There seems to be a definite trend and popularity in myth retellings; to some extent, there always has been, but these past couple of years there appears to have been an increasing interest and boom in myth retellings being published. From Stephen Fry’s Mythos, Heroes and Troy; Natalie Haynes’ Children of Jocasta, A Thousand Ships and Pandora’s Jar; plus of course Madeline Miller’s Circe and Song of Achilles which has been receiving a rise in attention recently during its 10 year anniversary.
All retellings aim to do something different, by trying to pull out a different aspect of the myth or using the myth in ways that highlight something that the author believes needs to be talked about. It is understandable, after a wealth of modern retellings by men not normally interested in telling women’s stories, that a lot of these retellings aim to change that with a focus on the women of mythology. However, it is important to note that whilst previous retellings trend towards male characters being the central focus, it can be argued that in the ancient world this was not the case. With playwrights such as Euripides and Sopholces with works like Euripides’ Medea and Sopholces’ Antigone show just two examples of works that not only take myth and center it on the woman/women of the myth but also gives them nuance. So whilst recent retellings focusing on the myth challenge the modern trend which may be ingrained and expected by the general population, it would be unfair to make the bold claim they are challenging the ancient work also.
With that being said, there are many female characters who have less time to showcase their character and their story than others. One such character is arguably Briseis from Homer’s Iliad. Briseis, as we are told in the epic, was taken by Achilles as a war prize ‘when he wasted Lyrnessus and the walls of Thebe, and laid low Mynes and Epistrophus, warriors that raged with the spear’ (Hom. Il. 2.690-695). When Agamemnon has to return his own war prize (Chryseis, the daughter of Chryses) he takes Briseis from Achilles; ‘I will myself come to your tent and take the fair-cheeked Briseis, your prize, so that you will understand how much mightier I am than you’ (Hom. Il. 1.180-190). This results in Achilles refusing to fight for the Greeks and calling on his mother, the goddess Thetis, to help the war go badly for the Greeks so that they regret what they have done. Here, the epic shows her as little more than property, passed from one man to the other. It is not until Patrocolus’ death do we see her take any action and speak: “she had sight of Patroclus mangled with the sharp bronze, flung herself about him and shrieked aloud, and with her hands she tore her breast and tender neck and beautiful face” (Hom. Il. 19.280-290).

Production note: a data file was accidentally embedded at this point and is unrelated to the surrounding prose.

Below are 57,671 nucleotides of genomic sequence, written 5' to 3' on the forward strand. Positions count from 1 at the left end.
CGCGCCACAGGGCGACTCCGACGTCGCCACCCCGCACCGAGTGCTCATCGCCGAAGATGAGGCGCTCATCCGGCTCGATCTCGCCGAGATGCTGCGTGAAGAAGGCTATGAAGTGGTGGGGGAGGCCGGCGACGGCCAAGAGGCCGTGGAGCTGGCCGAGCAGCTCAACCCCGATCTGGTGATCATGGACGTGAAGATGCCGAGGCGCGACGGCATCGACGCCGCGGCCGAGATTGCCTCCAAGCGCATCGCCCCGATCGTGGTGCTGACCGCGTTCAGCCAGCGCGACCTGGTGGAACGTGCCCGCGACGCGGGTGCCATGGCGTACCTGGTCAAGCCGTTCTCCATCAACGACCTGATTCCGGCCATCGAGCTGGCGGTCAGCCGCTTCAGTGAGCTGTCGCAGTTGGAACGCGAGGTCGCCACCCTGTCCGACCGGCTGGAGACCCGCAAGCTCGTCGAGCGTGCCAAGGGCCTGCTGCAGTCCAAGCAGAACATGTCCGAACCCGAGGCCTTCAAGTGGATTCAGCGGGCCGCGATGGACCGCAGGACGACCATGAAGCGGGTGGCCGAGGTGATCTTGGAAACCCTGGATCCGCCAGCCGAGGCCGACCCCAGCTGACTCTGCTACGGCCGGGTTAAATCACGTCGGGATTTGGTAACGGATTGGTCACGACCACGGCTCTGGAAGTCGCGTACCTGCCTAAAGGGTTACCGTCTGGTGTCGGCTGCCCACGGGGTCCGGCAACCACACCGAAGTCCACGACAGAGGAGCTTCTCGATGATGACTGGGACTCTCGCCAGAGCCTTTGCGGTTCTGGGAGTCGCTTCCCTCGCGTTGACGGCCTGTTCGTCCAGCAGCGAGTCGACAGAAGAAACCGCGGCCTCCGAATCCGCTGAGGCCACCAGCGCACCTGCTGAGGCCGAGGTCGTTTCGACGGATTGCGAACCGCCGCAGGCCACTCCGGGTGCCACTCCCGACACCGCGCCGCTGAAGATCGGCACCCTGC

This is perhaps why Pat Barker chose to focus on her in her retelling of the myth, The Silence of The Girls, which follows Briseis from the sacking of her city to the aftermath of Achilles’ death. Pat Barker is no stranger to writing historical work with a backdrop of war; her previous books are set during both World War I and World War II, meaning she is familiar with writing work that unflinchingly examines the traumas of warfare. She makes no exception for this myth retelling either. The book begins:
“Great Achilles. Brilliant Achilles, shining Achilles, godlike Achilles...How the epithets pile up. We never called him any of those things; we called him ‘the butcher’” - Pat Barker, The Silence of The Girls pg. 3